A total of 718 citations were retrieved from the systematic search: 683 from the electronic search, 33 from reference screening, and two from annual meeting websites (Fig. 1). From these citations, 12 potentially eligible randomized controlled studies were identified, but four were excluded because of non-randomization for the therapeutic regimen,32 data invalidated by the author (did not perform the study),33 or absence of a control group.34,35 Therefore, eight studies, including a total of 232 patients, met inclusion criteria for this systematic review (Table 1).36–43
Seven studies were published in English36–40,42,43 and one in Turkish.41 Six trials were conducted in North America36–39,42,43 and two were conducted in Asia.40,41 Seven were presented as full publications37–43 and one was presented as an abstract.36
The eight studies only included patients who were older than 18 years of age with multiple rib fractures. One study only enrolled patients who were suffering from flail chest,41 while three other studies only included patients with unilateral rib fractures.39,40,43 Two studies only included patients under mechanical ventilation.41,43 In all studies, patients had a normal level of consciousness.36–43 Exclusion criteria were mentioned in six studies: spinal cord injury or spine fracture,36,37,42 need for mechanical ventilation,40 or contraindications to epidural catheter insertion, such as hemodynamic instability and coagulopathy.36–38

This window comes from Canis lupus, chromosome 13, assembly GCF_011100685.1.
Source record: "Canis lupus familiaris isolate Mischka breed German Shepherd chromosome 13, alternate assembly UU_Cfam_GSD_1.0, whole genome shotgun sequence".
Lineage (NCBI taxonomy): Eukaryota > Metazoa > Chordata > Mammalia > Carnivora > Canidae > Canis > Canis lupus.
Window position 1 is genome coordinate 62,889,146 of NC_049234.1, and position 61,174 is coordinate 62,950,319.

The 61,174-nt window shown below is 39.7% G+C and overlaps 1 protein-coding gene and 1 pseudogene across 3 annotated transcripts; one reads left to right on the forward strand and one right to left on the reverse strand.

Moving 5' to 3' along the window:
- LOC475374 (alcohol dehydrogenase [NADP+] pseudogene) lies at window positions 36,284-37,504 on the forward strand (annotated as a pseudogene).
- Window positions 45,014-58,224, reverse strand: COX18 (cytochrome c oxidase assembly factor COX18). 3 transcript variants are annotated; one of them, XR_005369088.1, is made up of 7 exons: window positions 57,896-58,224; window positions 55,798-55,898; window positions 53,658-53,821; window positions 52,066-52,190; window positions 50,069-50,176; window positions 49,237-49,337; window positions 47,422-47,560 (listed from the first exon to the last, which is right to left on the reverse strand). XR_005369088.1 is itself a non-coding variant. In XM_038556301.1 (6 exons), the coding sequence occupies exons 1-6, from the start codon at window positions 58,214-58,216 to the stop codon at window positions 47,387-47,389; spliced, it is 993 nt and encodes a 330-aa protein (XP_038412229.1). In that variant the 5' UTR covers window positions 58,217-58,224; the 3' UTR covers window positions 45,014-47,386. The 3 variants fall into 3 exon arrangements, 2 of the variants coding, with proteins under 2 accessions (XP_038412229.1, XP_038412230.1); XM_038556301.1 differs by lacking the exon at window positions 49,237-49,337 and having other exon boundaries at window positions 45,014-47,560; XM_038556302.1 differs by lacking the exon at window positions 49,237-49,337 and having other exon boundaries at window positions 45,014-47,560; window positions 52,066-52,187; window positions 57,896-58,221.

Three studies compared the effect of thoracic epidural analgesia (TEA) with local anesthetics to parenteral opioids,37,38,41 two studies compared TEA with local anesthetics to interpleural analgesia,39,40 and three studies compared epidural analgesia with opioids to parenteral opioids.36,42,43
Five studies reported data on at least one of the primary outcomes: mortality (n = 4),37–40 ICU LOS (n = 5),36–38,41,43 hospital LOS (n = 5),36–38,42,43 and duration of mechanical ventilation (n = 3)37,41,43 (Table 2). The number of studies reporting secondary outcomes were: quality of pain control (n = 5)36,38–40,42 (Table 3), nosocomial pneumonia (n = 1),37 and respiratory function (n = 5).38–40,42,43